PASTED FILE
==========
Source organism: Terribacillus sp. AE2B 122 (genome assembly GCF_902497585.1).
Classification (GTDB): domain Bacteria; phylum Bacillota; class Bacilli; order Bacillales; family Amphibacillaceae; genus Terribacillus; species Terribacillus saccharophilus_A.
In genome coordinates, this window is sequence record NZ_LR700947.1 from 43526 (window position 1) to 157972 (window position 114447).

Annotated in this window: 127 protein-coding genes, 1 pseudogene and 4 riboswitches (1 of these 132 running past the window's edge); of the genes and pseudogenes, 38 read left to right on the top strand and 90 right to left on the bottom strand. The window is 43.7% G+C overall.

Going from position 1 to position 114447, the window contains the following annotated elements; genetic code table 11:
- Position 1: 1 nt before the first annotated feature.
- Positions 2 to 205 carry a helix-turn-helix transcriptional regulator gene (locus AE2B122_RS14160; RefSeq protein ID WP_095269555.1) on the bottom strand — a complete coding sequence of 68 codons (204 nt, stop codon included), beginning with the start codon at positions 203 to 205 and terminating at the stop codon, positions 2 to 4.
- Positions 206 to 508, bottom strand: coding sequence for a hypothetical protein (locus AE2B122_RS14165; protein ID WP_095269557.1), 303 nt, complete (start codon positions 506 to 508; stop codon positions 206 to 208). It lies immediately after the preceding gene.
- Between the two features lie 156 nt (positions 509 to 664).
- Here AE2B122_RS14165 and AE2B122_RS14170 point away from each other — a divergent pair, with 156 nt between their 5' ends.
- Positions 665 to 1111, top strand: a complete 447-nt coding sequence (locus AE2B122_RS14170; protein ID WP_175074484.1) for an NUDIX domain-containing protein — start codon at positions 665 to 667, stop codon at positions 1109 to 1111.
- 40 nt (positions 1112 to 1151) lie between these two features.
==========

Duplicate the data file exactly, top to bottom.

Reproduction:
Source organism: Terribacillus sp. AE2B 122 (genome assembly GCF_902497585.1).
Classification (GTDB): domain Bacteria; phylum Bacillota; class Bacilli; order Bacillales; family Amphibacillaceae; genus Terribacillus; species Terribacillus saccharophilus_A.
In genome coordinates, this window is sequence record NZ_LR700947.1 from 43526 (window position 1) to 157972 (window position 114447).

Annotated in this window: 127 protein-coding genes, 1 pseudogene and 4 riboswitches (1 of these 132 running past the window's edge); of the genes and pseudogenes, 38 read left to right on the top strand and 90 right to left on the bottom strand. The window is 43.7% G+C overall.

Going from position 1 to position 114447, the window contains the following annotated elements; genetic code table 11:
- Position 1: 1 nt before the first annotated feature.
- Positions 2 to 205 carry a helix-turn-helix transcriptional regulator gene (locus AE2B122_RS14160; RefSeq protein ID WP_095269555.1) on the bottom strand — a complete coding sequence of 68 codons (204 nt, stop codon included), beginning with the start codon at positions 203 to 205 and terminating at the stop codon, positions 2 to 4.
- Positions 206 to 508, bottom strand: coding sequence for a hypothetical protein (locus AE2B122_RS14165; protein ID WP_095269557.1), 303 nt, complete (start codon positions 506 to 508; stop codon positions 206 to 208). It lies immediately after the preceding gene.
- Between the two features lie 156 nt (positions 509 to 664).
- Here AE2B122_RS14165 and AE2B122_RS14170 point away from each other — a divergent pair, with 156 nt between their 5' ends.
- Positions 665 to 1111, top strand: a complete 447-nt coding sequence (locus AE2B122_RS14170; protein ID WP_175074484.1) for an NUDIX domain-containing protein — start codon at positions 665 to 667, stop codon at positions 1109 to 1111.
- 40 nt (positions 1112 to 1151) lie between these two features.